Boston Bruins goaltender Tim Thomas hoists the Stanley Cup
Boston Bruins goaltender Tim Thomas had a 2010-2011 season for the ages. During the regular season, the Flint, Michigan native played in 57 games. He went 35-11-9 but the numbers get even better. Thomas led the National Hockey League with a 2.00 goals against average and set a new NHL record with a .938 save percentage, which also was tops in the league. He placed second in shut outs with nine.
Thomas, known as "Double T" amongst his teammates, was rewarded for his record setting efforts by being named the 84th recipient of the Vezina Trophy after the 2010-2011 season. The Vezina, as it is more commonly referred to, is voted on by the 30 NHL general managers and, as stated on the trophy, goes to the goaltender who is "adjudged to be the best at this position." It is Thomas' second Vezina trophy in three years.
Most goaltenders would have been extremely happy with that type of season but not Tim Thomas. He had his sites set on a bigger prize. Tim Thomas wanted the Stanley Cup.
In the 2010-2011 playoffs, Thomas went to work. He led the NHL in the following categories:
- Games played; 25
- Minutes played: 1,542
- Wins: 16
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- Saves: 798 (a Stanley Cup playoff record)
- Shut outs: 4
- Goals against average: 1.98
- Save percentage: .940
The numbers added up to some of the most memorable performances in playoff history but for Thomas the number that he is most proud of is the number one, as in Stanley Cup championships. For his efforts, Thomas hoisted the Stanley Cup moments after being named the Conn Smythe Trophy winner as the most valuable player in the 2011 Stanley Cup playoffs.
The University of Vermont alum is at the peak of his popularity in Boston. It could be argued Thomas is the most popular athlete in Boston and has become one of the city's most popular sports heroes of all time. Quite remarkable when one considers that he went from Vezina Trophy winner in 2008-2009 to being Tuukka Rask's understudy in 2009-2010.
Thomas entered the 2010-2011 season recovered from hip surgery and the knowledge that he a lot to prove to his detractors who wanted to see him traded and, at the same time, thought his four-year, $20 million, contract was too large for a back up goaltender.
Surprisingly, even with a Stanley Cup championship on his résumé, there are still some who would like to see Thomas moved with the Bruins using that money to sign a puck moving defenseman to enhance the team's power play or for a proven goal scorer. Obviously, that is not going to happen.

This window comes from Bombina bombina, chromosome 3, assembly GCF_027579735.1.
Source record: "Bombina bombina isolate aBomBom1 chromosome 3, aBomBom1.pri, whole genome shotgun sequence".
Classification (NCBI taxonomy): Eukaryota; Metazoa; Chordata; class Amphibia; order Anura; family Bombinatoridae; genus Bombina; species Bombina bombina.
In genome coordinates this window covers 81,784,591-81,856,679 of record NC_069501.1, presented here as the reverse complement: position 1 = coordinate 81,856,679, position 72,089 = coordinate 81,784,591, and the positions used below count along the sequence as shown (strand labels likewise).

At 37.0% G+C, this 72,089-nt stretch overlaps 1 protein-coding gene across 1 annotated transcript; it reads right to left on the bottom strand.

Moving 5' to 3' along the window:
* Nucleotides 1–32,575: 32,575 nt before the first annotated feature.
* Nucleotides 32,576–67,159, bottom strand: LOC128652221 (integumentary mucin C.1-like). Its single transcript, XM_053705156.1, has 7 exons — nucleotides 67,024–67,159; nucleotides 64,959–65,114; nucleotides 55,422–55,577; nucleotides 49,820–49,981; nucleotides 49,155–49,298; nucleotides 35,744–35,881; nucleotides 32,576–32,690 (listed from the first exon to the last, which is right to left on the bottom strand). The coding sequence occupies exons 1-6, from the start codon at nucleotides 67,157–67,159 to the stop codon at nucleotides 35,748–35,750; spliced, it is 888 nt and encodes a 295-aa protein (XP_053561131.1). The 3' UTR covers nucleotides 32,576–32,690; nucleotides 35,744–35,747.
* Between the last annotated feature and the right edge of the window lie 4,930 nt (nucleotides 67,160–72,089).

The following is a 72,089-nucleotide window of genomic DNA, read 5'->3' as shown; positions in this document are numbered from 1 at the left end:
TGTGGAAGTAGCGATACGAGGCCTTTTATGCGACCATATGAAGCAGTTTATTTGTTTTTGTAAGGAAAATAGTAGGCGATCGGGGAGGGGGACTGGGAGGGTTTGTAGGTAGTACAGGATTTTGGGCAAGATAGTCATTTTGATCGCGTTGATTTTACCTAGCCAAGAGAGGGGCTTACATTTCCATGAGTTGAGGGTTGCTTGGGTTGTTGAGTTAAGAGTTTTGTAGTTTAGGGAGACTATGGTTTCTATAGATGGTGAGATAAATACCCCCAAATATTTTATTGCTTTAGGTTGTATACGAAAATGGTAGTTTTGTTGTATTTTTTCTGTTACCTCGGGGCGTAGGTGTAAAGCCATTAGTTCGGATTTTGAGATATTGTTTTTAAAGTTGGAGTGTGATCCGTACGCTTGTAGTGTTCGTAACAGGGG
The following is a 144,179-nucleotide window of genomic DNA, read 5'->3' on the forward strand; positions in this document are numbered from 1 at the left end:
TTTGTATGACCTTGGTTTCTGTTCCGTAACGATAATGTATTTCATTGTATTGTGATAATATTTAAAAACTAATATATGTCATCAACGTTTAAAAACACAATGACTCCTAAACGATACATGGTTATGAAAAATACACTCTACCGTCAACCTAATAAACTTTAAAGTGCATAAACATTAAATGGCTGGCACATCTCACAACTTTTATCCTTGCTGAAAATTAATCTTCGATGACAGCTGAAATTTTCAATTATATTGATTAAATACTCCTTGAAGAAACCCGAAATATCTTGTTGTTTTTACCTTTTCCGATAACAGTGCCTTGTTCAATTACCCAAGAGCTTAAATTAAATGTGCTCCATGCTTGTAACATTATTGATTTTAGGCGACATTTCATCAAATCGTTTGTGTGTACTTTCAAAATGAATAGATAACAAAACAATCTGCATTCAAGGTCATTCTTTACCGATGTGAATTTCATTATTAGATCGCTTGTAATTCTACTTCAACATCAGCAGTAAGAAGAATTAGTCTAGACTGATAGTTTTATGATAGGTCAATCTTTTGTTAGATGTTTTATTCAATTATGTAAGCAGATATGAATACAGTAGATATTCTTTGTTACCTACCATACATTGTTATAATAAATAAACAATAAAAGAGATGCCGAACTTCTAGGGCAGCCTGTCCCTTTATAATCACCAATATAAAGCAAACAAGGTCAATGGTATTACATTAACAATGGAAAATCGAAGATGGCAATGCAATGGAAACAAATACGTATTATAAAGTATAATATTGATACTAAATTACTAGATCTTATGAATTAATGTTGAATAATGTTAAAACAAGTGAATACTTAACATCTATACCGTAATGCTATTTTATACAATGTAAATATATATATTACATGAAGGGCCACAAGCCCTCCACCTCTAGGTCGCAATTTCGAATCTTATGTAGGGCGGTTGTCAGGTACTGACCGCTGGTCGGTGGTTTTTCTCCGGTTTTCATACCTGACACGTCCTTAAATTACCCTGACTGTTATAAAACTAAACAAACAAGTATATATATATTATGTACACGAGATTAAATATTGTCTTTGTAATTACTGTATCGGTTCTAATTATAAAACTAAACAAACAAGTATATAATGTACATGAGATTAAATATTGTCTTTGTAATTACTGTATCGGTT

According to capgeek.com, Thomas' contract breaks down to his having received $6 million in 2009-2010 and again in 2010-2011. He will take a cut in pay for 2011-2012 and will earn $5 million. The contract expires after the 2012-2013 season. He will earn $3 million in the final year of the pact.
The contract has two years remaining, Thomas has set a new NHL regular season record for lowest save percentage and played in two consecutive NHL All Star games since signing this contract. He also has won two Vezina trophies along with the Conn Smythe trophy and the Stanley Cup.
This begs the question, what is the next step for Tim Thomas and the Boston Bruins? Should general manager Peter Chiarelli re-sign his superstar puck stopper or try to deal him to the highest bidder?
When looking at the contract, most fans will agree that Thomas will not be earning astronomical salaries in 2011-2012 and 2012-2013 when compared to other goaltenders such as Pittsburgh's Marc Andre Fleury who will earn between $5 million and $5.75 million in the next two years of his seven year contract or New Jersey's Martin Brodeur, who will earn $5.2 million over the final two years on his contract. Of course, Thomas' counterpart in the Stanley Cup Finals, Roberto Luongo will earn $6.7 million over the next two seasons of his 12 year, $64 million deal with Vancouver.
The decision Boston management will need to make is, will Thomas remain an elite level netminder worthy of a new contract with a raise in pay or should they offer a new contract at a reduced salary.
The option of trying to make that trade for an offensive defenseman or goal scoring forward is an intriguing one. Right now, Thomas would certainly be of the highest value to any and all 29 other NHL teams. A trade involving him would be of the "blockbuster" variety bringing a big name skater in return to Boston.
Trading Thomas would leave the Bruins with a young yet solid starting netminder in Tuukka Rask. As mentioned earlier, Rask was the club's starter in 2009-2010. Questions marks abound concerning Rask. The 24-year-old native of Savonlinna, Finland was the goaltender of record when the club lost to Philadelphia in seven games in the 2010 Stanley Cup playoffs after leading the series 3-0. In 2010-2011, Rask played well in some games but overall, he struggled during the regular season, winning 11 games, losing 14, and taking two into overtime. He saw no game action in the 2011 playoffs.
The Bruins have some good young goaltenders in the pipeline and are preparing for the day when Tim Thomas hangs up his spoked B jersey for the last time.
It says here, Thomas deserves one more contract from the Boston organization. His résumé proves he should be the highest paid goaltender in the NHL.
A team builds from the net out and without Tim Thomas it can be argued that Boston would not have won the Stanley Cup.